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Posted On: 17 January 2010 02:43 pm
Updated On: 12 November 2020 02:10 pm

Tattoo ban flouted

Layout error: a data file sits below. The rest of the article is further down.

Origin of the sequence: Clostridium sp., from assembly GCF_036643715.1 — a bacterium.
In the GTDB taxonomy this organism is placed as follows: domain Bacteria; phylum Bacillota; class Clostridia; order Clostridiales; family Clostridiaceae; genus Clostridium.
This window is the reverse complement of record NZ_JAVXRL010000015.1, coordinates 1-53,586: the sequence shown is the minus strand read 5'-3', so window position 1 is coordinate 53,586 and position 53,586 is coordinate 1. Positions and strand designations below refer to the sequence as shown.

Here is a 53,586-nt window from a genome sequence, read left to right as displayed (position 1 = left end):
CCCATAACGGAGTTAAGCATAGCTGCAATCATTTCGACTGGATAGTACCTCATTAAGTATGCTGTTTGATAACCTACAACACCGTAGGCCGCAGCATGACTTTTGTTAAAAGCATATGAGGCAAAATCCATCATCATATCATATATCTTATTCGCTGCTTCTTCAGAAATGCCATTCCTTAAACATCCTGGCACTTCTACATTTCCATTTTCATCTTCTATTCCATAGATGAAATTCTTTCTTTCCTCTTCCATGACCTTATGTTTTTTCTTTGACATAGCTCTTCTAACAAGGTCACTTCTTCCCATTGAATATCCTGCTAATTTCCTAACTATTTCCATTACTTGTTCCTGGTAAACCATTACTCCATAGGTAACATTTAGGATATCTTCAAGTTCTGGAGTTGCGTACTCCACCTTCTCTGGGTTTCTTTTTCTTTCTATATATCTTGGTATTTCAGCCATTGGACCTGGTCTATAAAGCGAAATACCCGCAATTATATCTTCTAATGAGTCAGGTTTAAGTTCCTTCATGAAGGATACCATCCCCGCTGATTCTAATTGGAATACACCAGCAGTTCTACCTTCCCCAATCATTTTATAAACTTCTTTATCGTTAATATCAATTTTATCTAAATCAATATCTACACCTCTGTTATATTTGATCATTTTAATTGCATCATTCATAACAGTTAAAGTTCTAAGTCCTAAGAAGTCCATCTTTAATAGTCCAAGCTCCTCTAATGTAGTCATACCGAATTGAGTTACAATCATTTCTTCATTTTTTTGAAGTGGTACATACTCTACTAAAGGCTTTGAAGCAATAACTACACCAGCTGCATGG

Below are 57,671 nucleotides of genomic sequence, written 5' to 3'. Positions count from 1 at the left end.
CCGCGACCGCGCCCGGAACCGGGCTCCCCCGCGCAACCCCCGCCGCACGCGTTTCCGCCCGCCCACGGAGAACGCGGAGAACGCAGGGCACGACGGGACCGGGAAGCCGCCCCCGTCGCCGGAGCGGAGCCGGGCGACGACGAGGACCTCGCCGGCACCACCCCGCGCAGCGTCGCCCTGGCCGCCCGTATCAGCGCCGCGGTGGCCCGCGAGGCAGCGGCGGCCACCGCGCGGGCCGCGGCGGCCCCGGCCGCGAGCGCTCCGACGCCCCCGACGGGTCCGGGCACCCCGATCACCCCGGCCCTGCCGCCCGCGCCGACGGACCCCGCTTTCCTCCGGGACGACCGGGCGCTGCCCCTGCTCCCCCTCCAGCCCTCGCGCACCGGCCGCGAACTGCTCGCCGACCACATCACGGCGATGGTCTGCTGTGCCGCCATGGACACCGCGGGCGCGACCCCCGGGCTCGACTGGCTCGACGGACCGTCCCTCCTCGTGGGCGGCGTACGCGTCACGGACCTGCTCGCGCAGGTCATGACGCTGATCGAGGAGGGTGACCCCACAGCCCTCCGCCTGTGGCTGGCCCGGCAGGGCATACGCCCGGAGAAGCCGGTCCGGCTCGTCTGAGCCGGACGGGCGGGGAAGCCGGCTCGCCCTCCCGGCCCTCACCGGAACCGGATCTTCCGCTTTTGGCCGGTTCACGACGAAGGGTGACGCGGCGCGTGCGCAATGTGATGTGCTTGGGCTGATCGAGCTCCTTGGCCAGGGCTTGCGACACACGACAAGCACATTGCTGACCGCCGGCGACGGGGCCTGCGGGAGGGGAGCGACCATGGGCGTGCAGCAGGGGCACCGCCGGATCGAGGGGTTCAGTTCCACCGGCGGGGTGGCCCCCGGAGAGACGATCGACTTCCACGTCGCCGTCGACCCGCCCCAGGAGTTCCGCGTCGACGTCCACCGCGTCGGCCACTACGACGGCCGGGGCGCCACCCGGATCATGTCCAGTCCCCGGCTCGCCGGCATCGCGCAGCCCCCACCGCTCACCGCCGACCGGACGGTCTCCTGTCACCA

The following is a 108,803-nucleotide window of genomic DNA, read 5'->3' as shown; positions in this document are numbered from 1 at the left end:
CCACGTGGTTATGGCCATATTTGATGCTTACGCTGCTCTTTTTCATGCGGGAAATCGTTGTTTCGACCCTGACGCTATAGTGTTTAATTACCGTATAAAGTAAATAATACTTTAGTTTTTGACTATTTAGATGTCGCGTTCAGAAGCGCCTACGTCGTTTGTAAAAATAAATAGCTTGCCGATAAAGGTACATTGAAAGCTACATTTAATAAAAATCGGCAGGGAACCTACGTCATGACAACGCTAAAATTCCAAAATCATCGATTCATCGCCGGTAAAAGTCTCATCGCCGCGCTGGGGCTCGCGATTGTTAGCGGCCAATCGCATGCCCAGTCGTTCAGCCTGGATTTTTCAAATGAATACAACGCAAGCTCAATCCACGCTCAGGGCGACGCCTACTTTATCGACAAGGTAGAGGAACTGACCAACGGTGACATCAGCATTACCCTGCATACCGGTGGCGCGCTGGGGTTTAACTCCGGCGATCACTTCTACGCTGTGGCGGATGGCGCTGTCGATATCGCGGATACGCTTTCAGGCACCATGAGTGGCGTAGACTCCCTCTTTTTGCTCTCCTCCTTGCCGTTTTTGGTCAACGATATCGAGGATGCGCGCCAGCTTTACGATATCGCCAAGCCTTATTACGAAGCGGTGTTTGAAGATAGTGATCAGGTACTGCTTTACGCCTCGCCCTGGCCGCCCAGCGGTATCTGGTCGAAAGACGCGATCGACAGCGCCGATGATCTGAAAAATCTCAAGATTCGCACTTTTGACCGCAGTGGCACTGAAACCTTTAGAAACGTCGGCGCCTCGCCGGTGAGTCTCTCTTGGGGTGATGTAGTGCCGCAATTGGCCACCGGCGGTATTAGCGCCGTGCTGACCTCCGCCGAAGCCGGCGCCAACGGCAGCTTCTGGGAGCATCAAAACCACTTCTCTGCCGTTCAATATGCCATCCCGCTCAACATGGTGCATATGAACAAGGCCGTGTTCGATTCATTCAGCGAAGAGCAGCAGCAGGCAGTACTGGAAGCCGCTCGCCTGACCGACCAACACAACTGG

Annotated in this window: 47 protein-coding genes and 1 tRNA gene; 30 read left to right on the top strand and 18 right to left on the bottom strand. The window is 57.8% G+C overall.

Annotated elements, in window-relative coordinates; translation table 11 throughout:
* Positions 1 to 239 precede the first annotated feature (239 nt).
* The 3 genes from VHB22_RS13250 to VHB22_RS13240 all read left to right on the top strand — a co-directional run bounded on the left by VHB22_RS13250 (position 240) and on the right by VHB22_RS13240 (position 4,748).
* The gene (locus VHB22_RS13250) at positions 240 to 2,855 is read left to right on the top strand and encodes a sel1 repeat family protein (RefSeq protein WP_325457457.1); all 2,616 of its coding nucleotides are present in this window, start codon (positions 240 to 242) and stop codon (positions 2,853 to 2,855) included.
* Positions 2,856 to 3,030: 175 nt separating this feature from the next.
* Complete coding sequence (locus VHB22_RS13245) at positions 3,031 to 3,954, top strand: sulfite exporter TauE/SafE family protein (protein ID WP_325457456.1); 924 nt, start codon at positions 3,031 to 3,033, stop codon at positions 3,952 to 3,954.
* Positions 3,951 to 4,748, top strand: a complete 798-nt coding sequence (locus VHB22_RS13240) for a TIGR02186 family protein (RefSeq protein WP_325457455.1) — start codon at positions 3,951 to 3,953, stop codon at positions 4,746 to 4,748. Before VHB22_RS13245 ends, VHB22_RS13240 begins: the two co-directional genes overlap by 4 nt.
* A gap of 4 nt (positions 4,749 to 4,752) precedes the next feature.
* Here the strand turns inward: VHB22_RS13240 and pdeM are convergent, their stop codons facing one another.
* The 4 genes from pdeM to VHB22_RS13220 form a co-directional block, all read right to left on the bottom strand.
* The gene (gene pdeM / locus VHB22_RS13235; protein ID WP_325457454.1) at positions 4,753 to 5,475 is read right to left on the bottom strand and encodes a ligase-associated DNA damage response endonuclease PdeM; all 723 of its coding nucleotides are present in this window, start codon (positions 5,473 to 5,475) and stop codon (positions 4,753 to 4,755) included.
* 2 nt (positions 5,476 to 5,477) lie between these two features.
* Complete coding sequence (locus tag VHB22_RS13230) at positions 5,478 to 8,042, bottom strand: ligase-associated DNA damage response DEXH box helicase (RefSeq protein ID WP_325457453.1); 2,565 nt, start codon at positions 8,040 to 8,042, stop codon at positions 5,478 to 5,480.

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Demand for tattooing whether as a means for beauty enhancement or a form of self expression is growing in Doha despite ban. “Tattooing is an art form indicative of freedom of self expression,” a Filipino tattoo enthusiast said, adding it is not a new thing; in fact it has been part of culture passed on through generations. For some tattoos are symbolic of significant events in their lives so they have tattoos done despite the high price and pain. “It took the tattoo artist days to have my tattoo done on my arm,” another enthusiast said adding it was worth thousands since the design was customised on the occasion of the birth of his first son, something he vowed to have. In Doha there are very few professional tattoo artists, most of them don’t have enough knowledge and experience and they do it secretly because of the ban. Prices depend on the design and the quality of materials used. An Arab daily recently reported there is an increased interest in women having their eyebrows tattooed to enhance beauty. “The practice is going on in some salons and even Qatari women are doing it,” according to an owner of a leading beauty salon who said she refuses to do it despite constant requests from many customers. “My customers said many beauty salons here are offering tattoo service so why couldn’t we, but we maintain our stand since it is not allowed here” she said. “I can’t open a salon offering this kind of service because it is banned in Qatar, though it is permitted in other GCC countries,” said a beauty expert who specializes in tattooing, adding she tried to secure license but failed since it is not allowed by the Ministry of Health and Ministry of Awqaf (Islamic Affairs). Having done tattooing for 11 years, she said it is lucrative being paid a hefty QR1, 500 each service. “When a customer calls and tells me she wants a tattoo done on her eyebrows I come to her house,” she said adding though she doesn’t have a salon she is popular in Qatar having even prominent personalities as her customers. She said the tattoo lasts for one and a half years and when it fades, she is called again for another tattoo session. “Though most women who have tattoos have knowledge that it is ‘haram’or against Islamic laws, they still do it because they want to look beautiful, especially because eyebrows are a part of the face which attracts the most attention,” she said. “I have my eyebrows tattooed whenever I go back to my country because I prefer it done by an expert,” Hala, a Jordanian said, adding ladies prefer tattoos over the conventional eyeliners because tattoos are lasting and colour is more attractive. The Pen